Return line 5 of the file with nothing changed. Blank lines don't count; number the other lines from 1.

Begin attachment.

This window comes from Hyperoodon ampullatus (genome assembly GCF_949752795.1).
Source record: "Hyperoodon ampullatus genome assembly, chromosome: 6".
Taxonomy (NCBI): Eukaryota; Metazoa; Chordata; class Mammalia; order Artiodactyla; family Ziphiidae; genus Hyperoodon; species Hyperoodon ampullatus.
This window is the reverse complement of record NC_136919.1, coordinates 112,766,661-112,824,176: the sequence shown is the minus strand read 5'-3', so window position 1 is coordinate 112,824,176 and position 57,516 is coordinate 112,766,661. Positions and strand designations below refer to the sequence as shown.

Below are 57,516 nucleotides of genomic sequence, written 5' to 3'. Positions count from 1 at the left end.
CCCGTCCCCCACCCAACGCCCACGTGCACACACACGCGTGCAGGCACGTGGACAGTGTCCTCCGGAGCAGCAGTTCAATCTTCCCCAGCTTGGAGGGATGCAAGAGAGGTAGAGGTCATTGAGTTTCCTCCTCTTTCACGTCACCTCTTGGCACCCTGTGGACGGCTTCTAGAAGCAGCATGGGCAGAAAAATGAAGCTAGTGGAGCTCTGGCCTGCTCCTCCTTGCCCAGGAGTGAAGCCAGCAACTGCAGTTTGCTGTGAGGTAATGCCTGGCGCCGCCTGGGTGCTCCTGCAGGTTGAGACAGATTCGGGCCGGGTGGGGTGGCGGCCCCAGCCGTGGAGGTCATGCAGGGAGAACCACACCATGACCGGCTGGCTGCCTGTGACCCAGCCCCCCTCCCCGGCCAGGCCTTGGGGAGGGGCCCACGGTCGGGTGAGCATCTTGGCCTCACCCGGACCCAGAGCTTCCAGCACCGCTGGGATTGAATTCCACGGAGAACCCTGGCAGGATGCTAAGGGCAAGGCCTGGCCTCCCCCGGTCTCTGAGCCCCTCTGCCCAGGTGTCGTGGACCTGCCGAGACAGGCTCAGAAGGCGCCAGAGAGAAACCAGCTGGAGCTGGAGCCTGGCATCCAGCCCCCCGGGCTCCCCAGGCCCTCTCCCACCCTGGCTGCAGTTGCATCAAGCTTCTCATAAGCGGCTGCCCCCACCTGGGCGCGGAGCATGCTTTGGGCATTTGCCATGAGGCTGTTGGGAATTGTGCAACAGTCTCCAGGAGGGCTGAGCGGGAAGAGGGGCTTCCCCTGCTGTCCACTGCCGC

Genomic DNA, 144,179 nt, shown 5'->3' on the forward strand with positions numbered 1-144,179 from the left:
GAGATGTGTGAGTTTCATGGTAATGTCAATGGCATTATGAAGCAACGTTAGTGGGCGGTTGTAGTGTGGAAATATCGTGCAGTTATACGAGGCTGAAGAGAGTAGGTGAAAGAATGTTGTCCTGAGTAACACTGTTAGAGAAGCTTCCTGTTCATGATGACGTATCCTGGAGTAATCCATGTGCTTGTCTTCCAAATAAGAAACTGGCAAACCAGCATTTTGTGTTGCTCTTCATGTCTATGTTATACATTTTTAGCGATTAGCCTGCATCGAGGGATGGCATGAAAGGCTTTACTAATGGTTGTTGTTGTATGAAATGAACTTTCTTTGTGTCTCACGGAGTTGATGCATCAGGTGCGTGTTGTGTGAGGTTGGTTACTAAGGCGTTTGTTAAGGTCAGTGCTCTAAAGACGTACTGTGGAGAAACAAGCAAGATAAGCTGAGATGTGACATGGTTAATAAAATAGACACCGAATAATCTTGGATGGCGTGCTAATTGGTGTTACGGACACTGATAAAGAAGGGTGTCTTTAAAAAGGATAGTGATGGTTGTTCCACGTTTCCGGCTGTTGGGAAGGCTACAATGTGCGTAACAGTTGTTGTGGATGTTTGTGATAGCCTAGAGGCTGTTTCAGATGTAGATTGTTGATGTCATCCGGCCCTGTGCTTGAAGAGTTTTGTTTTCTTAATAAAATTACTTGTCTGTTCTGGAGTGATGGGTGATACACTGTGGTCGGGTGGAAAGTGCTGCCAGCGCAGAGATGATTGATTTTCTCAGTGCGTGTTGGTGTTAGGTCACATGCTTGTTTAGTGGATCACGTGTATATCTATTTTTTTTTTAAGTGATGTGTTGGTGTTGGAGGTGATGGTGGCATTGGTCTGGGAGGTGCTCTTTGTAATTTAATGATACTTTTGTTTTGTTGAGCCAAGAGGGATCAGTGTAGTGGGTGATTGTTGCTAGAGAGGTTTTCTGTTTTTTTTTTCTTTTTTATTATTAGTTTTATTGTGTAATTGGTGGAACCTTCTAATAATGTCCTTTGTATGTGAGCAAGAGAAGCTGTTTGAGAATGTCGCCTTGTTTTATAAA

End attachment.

Below are 57,516 nucleotides of genomic sequence, written 5' to 3'. Positions count from 1 at the left end.